Keeping its nuclear assets safe is the biggest challenge for any country in the world, whether it is a declared nuclear power or not. India must also be worried for the safety of its nuclear arsenals. But when if a person like Khaled Ahmad raises such a difficult issue, anybody could stop and think what will happen to the region if the safety of nuclear assets is compromised by the inheritors of such a divine power which can destroy anything within its reach. I presume that neither Pakistan nor India, nor China has will to destroy any of its neighbours unless these arsenals are taken over by mad and insane personalities. The cost of maintaining these arsenals is mind boggling. Only those nations, with pan-continental ambitions, would require these assets who have enormous additional financial base, and in order to safeguard their financial interests they can have the luxury of keeping them in their backyard. Otherwise nuclear arms’ safety will always be the greatest worry of leadership and intelligentsia of any economically growing nation. Mr Kahled Ahmad’s article is reflective of that worry.

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  • Bangladeshi
    Dec 11, 2011 - 2:28PM

    @PoorPeace!: lol you call secular turkish media vibrant. The turkish media is anti islam, anti AKP & anti democracy. This most vibrant turkish media of yours collaborated with the saint secular turkish ARMY to try & bring down AKP in 2007. This vibrant turkish media actually wanted army coup & dictatorship.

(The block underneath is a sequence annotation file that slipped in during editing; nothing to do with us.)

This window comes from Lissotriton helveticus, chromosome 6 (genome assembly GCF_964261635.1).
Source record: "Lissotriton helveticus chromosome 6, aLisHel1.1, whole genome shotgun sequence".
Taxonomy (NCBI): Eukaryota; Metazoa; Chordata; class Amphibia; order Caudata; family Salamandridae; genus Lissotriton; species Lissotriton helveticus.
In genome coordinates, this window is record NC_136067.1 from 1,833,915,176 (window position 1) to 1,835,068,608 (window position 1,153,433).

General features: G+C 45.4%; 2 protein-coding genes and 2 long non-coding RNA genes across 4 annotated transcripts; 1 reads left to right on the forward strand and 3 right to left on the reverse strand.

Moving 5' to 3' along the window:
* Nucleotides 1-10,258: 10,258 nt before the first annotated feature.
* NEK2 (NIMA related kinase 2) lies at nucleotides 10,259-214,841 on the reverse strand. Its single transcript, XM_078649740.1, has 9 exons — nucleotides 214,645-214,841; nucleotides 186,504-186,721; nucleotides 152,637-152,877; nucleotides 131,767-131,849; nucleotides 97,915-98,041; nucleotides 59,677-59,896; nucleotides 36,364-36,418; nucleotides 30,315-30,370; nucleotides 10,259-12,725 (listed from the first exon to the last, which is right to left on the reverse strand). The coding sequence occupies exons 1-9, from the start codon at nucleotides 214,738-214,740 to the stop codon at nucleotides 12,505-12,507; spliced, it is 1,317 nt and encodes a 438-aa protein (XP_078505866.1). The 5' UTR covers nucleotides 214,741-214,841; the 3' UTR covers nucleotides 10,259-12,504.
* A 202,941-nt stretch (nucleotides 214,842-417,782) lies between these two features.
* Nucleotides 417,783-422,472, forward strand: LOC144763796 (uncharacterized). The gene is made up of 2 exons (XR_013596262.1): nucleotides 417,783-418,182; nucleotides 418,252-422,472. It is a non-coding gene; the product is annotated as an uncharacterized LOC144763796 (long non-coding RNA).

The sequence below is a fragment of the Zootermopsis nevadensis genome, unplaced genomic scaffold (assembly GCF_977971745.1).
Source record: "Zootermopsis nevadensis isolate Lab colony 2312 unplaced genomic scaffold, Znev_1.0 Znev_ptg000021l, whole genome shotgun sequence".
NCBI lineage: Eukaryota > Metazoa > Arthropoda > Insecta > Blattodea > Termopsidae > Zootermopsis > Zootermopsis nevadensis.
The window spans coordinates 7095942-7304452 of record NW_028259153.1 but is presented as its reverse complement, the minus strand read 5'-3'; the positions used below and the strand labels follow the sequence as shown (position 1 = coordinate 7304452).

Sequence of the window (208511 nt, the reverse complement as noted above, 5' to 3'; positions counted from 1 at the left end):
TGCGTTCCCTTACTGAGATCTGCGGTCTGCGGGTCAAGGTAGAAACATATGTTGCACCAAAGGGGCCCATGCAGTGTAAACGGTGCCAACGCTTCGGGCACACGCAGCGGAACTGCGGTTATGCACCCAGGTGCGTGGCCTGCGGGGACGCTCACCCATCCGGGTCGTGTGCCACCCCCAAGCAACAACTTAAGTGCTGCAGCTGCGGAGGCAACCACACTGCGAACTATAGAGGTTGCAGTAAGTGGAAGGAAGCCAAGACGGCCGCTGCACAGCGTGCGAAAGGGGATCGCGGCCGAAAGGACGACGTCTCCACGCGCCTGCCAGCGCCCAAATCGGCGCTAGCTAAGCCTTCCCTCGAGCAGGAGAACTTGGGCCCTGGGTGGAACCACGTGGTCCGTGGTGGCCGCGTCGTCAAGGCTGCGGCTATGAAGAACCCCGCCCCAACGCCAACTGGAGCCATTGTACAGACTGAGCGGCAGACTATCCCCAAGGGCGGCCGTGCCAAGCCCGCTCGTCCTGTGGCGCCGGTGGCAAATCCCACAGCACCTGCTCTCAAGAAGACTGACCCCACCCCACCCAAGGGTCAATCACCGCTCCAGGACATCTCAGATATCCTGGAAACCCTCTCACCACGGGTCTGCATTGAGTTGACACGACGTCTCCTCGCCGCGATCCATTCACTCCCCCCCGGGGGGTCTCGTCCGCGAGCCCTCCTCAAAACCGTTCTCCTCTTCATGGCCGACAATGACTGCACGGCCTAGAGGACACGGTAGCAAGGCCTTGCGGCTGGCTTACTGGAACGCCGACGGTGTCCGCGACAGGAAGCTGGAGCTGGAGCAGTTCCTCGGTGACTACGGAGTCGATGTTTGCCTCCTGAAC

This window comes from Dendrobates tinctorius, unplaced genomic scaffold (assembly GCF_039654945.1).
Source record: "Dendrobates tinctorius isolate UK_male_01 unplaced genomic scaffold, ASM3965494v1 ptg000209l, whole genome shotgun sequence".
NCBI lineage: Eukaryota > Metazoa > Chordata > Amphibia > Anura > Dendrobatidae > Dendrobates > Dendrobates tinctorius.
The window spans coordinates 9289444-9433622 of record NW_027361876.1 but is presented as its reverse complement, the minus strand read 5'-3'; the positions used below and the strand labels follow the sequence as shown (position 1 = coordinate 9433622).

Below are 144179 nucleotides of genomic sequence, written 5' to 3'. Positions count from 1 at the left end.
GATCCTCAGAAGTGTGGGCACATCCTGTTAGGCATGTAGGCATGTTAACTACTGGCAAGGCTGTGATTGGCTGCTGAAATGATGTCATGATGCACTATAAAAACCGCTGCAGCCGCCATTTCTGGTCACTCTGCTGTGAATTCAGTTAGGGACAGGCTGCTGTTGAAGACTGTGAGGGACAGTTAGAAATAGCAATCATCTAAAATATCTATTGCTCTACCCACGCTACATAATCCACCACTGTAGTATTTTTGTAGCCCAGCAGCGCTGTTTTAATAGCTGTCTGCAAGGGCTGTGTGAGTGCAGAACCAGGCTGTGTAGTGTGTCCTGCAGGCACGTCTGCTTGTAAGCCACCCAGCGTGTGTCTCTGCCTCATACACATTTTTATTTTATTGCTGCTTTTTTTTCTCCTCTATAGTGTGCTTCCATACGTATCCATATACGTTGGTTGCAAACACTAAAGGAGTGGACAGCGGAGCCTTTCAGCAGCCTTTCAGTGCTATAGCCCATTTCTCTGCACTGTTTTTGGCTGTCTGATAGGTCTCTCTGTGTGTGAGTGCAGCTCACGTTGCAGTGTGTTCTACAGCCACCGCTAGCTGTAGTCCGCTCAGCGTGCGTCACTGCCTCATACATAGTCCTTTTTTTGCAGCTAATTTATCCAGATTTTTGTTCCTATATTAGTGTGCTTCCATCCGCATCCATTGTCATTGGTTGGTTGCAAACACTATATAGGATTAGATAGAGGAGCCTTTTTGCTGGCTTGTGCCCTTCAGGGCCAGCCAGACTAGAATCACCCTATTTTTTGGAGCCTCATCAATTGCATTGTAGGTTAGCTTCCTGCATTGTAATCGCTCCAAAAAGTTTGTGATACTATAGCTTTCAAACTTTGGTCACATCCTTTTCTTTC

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  • Asim Hameed
    Dec 11, 2011 - 3:06PM

    @Sanjay Sharma: I completely agree with you Sanjay. nuclear disarmament is the only ‘sane’ avenue if truly there exists any genuine intention of peace. Where I disagree with Mr. Ahmed is that his article almost justifies nuclear ambitions for other countries. I think one can not state it better than your last statement, ‘nuclear arms’ safety will always be the greatest worry of leadership and intelligentsia of any economically growing nation’.

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  • PoorPeace!
    Dec 11, 2011 - 4:03PM

    @Bangladeshi:
    You seems to know more about Turkey and Pakistan than about your own country.

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  • Raja Arsalan Khan
    Dec 11, 2011 - 4:27PM

    Ubuntu: Answer the following. Don’t make noise and plead your case if you have a solid argument. The writer has rightly given possible scenario, to which completely agree. If you do not agree, refute with logic.